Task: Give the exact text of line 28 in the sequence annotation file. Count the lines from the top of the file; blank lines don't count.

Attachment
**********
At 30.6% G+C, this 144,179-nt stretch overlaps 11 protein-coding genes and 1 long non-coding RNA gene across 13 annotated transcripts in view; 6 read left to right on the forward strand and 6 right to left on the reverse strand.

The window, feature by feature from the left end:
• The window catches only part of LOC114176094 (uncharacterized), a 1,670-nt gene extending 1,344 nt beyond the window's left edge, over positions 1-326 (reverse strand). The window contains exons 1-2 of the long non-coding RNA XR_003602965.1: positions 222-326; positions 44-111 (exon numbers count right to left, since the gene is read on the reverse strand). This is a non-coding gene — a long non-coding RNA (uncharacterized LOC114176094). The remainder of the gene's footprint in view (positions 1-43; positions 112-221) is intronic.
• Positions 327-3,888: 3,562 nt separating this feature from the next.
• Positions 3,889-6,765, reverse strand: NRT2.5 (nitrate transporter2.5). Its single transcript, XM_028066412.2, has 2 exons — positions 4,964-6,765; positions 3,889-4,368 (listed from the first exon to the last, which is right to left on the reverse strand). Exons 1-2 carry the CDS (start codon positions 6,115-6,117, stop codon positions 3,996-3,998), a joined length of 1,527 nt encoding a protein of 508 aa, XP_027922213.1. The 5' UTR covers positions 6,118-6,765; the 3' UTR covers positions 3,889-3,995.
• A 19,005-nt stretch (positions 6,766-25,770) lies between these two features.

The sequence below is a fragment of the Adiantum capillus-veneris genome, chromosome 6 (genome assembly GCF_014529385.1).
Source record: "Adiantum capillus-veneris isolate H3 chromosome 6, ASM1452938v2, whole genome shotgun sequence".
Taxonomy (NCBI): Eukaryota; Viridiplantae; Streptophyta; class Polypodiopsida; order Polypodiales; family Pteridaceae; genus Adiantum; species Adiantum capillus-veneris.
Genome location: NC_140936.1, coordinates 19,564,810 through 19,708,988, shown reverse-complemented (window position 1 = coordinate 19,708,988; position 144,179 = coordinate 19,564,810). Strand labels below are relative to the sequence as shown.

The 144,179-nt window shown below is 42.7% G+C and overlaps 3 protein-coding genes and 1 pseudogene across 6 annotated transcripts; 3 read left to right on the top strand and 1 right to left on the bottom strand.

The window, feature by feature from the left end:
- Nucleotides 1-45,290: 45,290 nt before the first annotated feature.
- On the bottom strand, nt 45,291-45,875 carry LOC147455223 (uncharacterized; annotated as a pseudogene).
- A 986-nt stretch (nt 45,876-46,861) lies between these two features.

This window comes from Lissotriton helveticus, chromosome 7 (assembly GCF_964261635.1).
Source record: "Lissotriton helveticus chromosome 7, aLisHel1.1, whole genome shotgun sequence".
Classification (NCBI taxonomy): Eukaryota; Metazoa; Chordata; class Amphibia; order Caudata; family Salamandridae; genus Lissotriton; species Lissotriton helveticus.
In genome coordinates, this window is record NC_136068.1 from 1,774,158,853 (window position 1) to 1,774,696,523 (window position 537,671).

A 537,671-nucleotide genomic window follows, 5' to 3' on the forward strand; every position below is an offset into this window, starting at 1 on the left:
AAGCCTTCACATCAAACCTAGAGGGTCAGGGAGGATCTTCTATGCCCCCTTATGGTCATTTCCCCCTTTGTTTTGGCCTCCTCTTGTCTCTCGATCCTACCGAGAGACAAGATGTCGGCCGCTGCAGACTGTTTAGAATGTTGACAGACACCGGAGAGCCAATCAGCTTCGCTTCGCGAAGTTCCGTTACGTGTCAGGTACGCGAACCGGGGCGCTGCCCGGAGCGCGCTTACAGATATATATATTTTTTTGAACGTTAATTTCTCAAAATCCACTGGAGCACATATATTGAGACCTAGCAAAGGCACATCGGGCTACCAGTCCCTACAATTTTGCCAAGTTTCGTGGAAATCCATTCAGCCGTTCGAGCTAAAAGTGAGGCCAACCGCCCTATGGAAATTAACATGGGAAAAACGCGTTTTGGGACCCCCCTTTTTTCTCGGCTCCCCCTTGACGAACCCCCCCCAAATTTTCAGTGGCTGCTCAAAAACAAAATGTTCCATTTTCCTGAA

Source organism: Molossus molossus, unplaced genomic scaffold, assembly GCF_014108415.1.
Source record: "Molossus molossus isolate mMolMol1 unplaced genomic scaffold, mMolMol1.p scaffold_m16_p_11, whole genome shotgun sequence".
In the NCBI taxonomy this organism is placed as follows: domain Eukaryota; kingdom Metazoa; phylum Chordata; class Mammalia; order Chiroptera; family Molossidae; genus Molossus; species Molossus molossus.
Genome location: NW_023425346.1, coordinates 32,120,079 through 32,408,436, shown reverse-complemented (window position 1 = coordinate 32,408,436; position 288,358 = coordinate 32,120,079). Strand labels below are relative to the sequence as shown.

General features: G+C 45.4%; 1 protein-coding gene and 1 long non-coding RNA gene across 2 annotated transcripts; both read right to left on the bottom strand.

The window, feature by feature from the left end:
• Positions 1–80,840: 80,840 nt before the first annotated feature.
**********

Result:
• Positions 1–80,840: 80,840 nt before the first annotated feature.